Vibes poll: Biden's key voting blocs stressed about money
Half of millennials and Gen Z say they're staying up late worrying about money. Women in particular don't feel like they're getting ahead financially. And nearly 60% of Hispanics say they're more stressed about their household budgets than they were before the pandemic.
Why it matters: The findings in the new Axios Vibes survey by The Harris Poll show several of President Biden's crucial voting blocs are plagued by financial stress — despite data that point to an improving economy.
- Their uneasiness is an important warning sign for Biden less than 10 months before the 2024 election.
Axios Vibe Check: Reports of low unemployment and steadying prices suggest Americans should feel 🙏 but many Americans, including those ages 18-42 feel 😬 about their finances.
Zoom in: 49% of Americans overall said their household budget today brings more stress than their pre-pandemic budget, the survey says.
- Asked whom they blame for today's high prices, a plurality (34%) of respondents said "the current administration."
- "There's a lot of different, very diverse groups ... who still have these depressed economic attitudes," John Gerzema, CEO of the Harris Poll, told Axios.
- "They're just not believing or not feeling what Biden is talking about" when the president touts sunnier days ahead.
By the numbers: About 40% of millennials and Gen Z have asked family or friends for money to help with bills in the past month, compared with just 20% of Gen X and boomers.
- That budget anxiety — along with younger Americans' concern about Biden's handling of the Israel-Hamas conflict — could be contributing to the president's declining support among young voters in recent polls.
- 43% of women reported having poor finances, compared to less than a third of men. Women also were far less likely to describe themselves as getting ahead financially — 27% compared to 44% of men.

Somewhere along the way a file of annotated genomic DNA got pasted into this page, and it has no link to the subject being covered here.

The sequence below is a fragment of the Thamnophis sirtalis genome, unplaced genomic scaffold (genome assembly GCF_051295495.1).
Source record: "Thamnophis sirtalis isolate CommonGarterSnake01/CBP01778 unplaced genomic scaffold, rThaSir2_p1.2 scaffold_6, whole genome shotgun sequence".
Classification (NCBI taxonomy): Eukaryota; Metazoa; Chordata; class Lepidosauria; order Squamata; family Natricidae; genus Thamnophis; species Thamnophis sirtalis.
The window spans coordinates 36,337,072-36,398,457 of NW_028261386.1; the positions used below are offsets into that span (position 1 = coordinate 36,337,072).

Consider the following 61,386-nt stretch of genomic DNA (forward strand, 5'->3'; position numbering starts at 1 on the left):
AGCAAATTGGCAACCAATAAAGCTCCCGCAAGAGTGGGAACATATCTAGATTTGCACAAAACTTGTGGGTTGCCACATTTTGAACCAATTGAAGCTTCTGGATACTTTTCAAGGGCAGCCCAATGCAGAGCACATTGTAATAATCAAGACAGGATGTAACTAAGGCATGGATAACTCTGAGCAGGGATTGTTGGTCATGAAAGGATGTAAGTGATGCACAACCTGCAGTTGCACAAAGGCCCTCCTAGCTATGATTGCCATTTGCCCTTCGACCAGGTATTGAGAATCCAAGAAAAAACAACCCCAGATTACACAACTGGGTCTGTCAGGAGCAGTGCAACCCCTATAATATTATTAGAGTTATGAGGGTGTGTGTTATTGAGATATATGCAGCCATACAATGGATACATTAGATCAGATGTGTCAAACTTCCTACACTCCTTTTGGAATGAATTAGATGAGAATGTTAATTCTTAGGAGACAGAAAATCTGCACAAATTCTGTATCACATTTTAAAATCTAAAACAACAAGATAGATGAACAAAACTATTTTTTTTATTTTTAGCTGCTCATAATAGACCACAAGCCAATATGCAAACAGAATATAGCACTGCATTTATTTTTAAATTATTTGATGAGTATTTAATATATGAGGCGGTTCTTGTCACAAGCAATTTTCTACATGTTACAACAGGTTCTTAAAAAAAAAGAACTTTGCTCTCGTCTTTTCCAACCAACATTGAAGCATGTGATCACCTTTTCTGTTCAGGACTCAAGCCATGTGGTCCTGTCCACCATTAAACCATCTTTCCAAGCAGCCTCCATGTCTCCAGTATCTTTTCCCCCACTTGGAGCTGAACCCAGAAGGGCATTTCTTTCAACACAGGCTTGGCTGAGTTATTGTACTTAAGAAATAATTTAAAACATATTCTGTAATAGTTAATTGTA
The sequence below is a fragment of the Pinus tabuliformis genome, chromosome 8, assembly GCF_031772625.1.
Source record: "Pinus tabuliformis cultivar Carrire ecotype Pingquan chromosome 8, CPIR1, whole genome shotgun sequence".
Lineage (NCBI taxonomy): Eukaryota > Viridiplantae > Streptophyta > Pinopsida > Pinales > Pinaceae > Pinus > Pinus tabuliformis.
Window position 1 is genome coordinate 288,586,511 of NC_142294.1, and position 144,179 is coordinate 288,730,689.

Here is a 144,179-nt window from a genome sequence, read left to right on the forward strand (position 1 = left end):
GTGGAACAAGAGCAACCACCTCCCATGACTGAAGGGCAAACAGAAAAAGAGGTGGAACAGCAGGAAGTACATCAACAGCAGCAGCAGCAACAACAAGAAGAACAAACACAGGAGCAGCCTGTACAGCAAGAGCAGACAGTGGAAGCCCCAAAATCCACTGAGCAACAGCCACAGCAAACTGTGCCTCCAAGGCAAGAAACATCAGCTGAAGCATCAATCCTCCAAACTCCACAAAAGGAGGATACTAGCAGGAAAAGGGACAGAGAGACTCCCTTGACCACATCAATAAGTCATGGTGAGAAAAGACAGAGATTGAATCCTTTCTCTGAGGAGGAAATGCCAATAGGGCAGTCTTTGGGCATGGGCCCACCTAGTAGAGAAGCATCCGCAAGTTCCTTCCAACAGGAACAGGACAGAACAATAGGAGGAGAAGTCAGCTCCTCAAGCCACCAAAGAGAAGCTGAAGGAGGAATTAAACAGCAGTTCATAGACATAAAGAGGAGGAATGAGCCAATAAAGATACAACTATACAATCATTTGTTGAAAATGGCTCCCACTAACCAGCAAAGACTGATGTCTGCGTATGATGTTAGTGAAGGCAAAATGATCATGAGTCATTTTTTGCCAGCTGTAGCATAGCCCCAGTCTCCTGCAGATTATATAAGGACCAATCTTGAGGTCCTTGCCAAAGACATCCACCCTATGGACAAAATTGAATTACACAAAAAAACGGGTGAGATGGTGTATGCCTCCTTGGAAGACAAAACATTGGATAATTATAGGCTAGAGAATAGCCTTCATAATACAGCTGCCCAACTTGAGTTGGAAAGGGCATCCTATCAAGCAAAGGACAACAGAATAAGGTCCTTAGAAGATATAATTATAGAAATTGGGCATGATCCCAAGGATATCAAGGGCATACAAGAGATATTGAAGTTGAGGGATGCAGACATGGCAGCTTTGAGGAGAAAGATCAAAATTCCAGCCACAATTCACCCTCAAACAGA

Recent polls have shown Biden's support among Hispanic voters slipping, and in the Vibes survey, Hispanic respondents were the most likely racial/ethnic group to say they felt more stressed by their household budget today than before the pandemic — 59%.
- One in three of Hispanic respondents blamed the Biden administration for high prices, while a quarter pointed to outside factors such as the pandemic or global instability.
The other side: Older generations were more likely to blame Biden's administration for high prices than younger generations.
- A quarter of millennials and Gen Z respondents placed the blame on "events outside U.S. control," a sign that some might give Biden a pass on the issue.
- Biden's economic policies are popular among many young people, and some have benefited from student loan forgiveness, NextGen America president Cristina Tzintzún Ramirez told Axios. But Ramirez added that young voters want more — especially on affordable housing.
- There also are signs that some Americans are starting to feel better about the economy overall. Biden ended 2023 with the consumer confidence index ticking up to its highest level in five months.
Between the lines: The White House has many strong economic data points to point to — falling inflation and gas prices, healthy job creation and higher hourly earnings, for example.
- But it's wrestling with how to resolve the disconnect between all that data and how many Americans feel.
What they're saying: "Americans have faced unprecedented challenges over the last few years, as COVID-19 and Putin's war in Ukraine caused prices around the world to spike," White House spokesperson Michael Kikukawa told Axios in a statement.
- "President Biden took strong action. ... As a result, household wealth is at a record high; wages are rising and higher than before the pandemic; unemployment is near record lows; and foreclosures, bankruptcies, and credit card and student loan debt as a share of income are below pre-pandemic levels."
Methodology: The findings in this Axios Vibes survey by The Harris Poll are based on a nationally representative sample of 2,120 U.S. adults conducted online, Dec. 15-17, 2023.
- The sampling precision of Harris online polls is measured by using a Bayesian credible interval. For this study, the data for this population is accurate to within +/- 2.8 percentage points using a 95% confidence level.